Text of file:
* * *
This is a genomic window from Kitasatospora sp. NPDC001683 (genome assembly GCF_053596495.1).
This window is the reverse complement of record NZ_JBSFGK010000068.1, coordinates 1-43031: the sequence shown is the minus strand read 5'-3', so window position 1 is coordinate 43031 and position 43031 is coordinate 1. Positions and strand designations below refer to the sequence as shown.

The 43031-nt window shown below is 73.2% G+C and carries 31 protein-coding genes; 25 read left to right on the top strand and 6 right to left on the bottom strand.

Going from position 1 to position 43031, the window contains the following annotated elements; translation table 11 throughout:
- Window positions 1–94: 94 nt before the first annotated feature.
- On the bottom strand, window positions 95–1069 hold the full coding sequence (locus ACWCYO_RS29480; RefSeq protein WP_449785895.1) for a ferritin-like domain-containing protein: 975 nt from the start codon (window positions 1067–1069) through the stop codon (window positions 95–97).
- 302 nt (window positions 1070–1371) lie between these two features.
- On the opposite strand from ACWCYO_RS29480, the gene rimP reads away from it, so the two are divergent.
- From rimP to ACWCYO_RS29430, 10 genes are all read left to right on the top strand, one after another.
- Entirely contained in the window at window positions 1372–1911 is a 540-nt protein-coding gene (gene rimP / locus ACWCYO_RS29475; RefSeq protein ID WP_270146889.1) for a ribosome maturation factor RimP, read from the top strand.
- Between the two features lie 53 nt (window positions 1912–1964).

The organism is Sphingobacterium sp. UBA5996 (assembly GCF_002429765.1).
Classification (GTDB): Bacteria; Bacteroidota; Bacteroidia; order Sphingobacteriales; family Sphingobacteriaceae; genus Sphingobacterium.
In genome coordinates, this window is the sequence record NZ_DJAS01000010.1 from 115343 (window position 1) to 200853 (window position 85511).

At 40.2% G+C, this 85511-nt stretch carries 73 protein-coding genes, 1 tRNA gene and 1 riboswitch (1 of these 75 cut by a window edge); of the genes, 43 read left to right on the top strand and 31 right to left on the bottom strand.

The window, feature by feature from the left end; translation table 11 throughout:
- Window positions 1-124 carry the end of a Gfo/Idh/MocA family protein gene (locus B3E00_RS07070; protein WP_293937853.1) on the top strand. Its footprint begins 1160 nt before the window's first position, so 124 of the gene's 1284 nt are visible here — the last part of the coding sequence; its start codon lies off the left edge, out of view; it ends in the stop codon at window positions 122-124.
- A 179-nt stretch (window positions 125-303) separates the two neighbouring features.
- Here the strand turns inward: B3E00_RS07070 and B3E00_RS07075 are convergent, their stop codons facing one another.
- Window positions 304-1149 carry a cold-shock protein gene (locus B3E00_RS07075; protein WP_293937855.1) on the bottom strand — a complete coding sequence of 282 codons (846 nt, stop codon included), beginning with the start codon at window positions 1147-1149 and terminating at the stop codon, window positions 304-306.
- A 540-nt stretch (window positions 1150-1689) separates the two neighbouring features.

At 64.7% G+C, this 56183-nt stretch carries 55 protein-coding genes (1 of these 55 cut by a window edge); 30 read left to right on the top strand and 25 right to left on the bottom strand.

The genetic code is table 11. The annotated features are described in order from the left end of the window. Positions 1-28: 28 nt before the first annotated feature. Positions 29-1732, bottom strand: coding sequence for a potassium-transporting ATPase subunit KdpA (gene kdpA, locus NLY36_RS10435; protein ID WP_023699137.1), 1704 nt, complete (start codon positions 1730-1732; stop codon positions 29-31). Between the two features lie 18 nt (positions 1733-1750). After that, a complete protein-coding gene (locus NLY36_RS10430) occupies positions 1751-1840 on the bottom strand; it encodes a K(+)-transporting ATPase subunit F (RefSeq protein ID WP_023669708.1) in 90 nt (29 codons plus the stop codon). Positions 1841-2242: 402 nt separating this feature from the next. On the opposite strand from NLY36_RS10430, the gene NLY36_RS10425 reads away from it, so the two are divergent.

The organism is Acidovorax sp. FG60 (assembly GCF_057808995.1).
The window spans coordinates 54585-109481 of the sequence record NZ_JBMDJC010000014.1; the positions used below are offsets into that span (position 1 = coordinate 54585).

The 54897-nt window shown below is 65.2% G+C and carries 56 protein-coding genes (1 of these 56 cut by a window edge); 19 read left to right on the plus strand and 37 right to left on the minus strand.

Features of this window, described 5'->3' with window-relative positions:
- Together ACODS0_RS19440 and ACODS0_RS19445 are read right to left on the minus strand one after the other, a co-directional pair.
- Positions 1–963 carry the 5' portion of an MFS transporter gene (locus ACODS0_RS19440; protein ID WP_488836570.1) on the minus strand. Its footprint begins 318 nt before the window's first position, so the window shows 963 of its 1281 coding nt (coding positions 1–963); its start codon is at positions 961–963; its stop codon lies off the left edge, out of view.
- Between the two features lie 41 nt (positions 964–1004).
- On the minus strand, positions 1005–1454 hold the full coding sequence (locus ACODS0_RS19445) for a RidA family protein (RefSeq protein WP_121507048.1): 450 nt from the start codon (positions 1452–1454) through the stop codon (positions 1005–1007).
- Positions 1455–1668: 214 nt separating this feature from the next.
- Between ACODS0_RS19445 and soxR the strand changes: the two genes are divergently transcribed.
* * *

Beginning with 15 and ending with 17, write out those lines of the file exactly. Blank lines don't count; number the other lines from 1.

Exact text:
At 40.2% G+C, this 85511-nt stretch carries 73 protein-coding genes, 1 tRNA gene and 1 riboswitch (1 of these 75 cut by a window edge); of the genes, 43 read left to right on the top strand and 31 right to left on the bottom strand.

The window, feature by feature from the left end; translation table 11 throughout:
- Window positions 1-124 carry the end of a Gfo/Idh/MocA family protein gene (locus B3E00_RS07070; protein WP_293937853.1) on the top strand. Its footprint begins 1160 nt before the window's first position, so 124 of the gene's 1284 nt are visible here — the last part of the coding sequence; its start codon lies off the left edge, out of view; it ends in the stop codon at window positions 122-124.